6 U.S. Soldiers Killed in Action in Afghanistan Firefight

Soldiers on patrol came under fire from three sides, fought for hours.

ByABC News
April 1, 2011, 11:17 AM

April 1, 2011— -- Six U.S. soldiers were killed in action and at least 15 others wounded in Afghanistan earlier this week when they came under fire while on patrol in a remote and dangerous region close to the Pakistan border.

ABC News' Mike Boettcher was accompanying the soldiers from the 101st Airborne Division when the attack occurred in Kunar Province on March 29. They were patrolling close to the border when they were fired upon from three sides by Taliban fighters.

The troops were on a mission to show force in an area where the U.S. largely has abandoned small bases.

The heavy firefight lasted hours, with the U.S. soldiers and Afghan forces digging into a muddy hillside.

According to Boettcher, the Americans and Afghans killed some 50 Taliban fighters and destroyed a Taliban radio headquarters.

When the fighting ended, six American soldiers and one Afghan soldier were dead, with 15 others wounded.

At least seven Medevac helicopters were flown in to rush the casualties to treatment. The operation, called Strong Eagle III, is still ongoing, according to Maj. Gen. John F. Campbell, commanding general of the 101st Airborne Division (Air Assault) in a video teleconference from Afghanistan Thursday.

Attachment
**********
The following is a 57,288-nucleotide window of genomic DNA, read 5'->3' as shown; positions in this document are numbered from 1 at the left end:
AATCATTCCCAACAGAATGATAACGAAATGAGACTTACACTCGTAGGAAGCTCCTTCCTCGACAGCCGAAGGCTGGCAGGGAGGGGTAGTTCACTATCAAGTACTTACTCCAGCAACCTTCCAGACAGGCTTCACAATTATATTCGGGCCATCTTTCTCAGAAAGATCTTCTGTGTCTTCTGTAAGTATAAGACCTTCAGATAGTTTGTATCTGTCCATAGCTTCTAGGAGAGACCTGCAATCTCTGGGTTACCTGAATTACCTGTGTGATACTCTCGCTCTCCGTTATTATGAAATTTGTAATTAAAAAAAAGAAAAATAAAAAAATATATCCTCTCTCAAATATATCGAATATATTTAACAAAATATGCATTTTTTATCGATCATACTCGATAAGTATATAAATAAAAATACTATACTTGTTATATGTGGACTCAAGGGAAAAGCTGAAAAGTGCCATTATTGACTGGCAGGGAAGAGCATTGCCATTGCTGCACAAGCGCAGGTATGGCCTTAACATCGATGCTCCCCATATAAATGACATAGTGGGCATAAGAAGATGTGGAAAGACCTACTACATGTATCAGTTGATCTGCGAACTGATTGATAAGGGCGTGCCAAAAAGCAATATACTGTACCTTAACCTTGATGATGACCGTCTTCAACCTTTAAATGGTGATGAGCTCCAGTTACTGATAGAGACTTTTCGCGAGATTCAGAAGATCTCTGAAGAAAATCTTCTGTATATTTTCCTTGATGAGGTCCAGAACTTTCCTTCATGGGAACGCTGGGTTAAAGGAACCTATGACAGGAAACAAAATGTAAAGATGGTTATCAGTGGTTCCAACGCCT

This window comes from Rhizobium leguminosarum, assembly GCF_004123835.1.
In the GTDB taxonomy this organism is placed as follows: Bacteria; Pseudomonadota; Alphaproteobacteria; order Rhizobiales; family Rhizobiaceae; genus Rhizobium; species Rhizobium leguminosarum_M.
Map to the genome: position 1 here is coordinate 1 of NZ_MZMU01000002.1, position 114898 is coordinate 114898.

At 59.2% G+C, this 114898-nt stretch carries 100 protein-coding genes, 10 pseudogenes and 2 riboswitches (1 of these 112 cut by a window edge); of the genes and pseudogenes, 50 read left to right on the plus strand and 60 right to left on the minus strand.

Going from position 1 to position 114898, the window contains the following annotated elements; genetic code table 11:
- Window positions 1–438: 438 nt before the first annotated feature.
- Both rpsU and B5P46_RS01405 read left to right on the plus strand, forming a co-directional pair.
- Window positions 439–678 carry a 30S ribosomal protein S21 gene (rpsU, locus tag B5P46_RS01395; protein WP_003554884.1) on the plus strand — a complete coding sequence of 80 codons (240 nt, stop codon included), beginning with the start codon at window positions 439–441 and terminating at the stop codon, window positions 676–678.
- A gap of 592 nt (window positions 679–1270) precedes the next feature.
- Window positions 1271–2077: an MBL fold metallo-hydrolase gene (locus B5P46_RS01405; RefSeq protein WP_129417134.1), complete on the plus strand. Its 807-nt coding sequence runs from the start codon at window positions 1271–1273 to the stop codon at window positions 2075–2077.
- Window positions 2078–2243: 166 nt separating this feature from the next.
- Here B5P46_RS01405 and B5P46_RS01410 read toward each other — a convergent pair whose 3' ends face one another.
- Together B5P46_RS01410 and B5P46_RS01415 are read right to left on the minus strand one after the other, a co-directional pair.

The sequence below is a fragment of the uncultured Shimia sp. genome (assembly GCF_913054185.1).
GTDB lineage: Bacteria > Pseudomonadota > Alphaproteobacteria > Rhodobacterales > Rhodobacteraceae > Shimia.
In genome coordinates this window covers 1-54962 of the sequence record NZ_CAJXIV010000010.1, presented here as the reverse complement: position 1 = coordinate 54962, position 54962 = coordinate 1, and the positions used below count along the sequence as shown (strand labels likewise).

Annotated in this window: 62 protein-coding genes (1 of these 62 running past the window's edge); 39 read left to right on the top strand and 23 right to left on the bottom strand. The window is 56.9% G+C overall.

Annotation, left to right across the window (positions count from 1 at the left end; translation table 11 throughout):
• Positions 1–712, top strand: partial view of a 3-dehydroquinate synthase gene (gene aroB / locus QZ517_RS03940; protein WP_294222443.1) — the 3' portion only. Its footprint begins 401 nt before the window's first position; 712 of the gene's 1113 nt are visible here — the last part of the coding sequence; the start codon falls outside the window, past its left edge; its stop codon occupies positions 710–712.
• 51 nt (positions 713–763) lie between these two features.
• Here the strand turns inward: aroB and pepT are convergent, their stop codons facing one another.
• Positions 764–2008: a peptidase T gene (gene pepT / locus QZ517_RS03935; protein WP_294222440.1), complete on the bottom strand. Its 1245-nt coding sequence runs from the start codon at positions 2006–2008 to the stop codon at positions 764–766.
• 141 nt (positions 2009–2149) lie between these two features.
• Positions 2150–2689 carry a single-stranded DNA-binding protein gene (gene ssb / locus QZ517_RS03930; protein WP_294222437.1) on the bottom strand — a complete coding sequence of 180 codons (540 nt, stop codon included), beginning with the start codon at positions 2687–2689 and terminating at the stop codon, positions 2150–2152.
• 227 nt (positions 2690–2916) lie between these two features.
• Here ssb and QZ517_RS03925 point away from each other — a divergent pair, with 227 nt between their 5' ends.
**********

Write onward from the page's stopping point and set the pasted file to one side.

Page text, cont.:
"There was a significant number of insurgents killed in this operation and several large, large caches found," said Campbell, "We knew this area had a number of insurgents in there. That's why we were targeting this area."

For years, the eastern parts of Kunar Province have been among the most dangerous areas for U.S. forces. The region abuts Pakistan's ungoverned tribal areas, where the Taliban finds safe haven among the rugged mountains.

Thirty U.S. service members have died in Afghanistan in March, more than double the number from the month before.

Despite the most recent attack, Campbell said, morale among the 101st Airborne Division soldiers remains high and the losses would not stop others from continuing the mission.

"I know they were saddened by that, but they want to make sure their battle buddy didn't die in vain, that they fight valiantly," he said. "They continue to fight. They are still in this fight right now."

Last month, Gen. David Petraeus told Congress that progress achieved in the past year in Afghanistan is "fragile and reversible." Violence often escalates with the arrival of warmer weather in spring.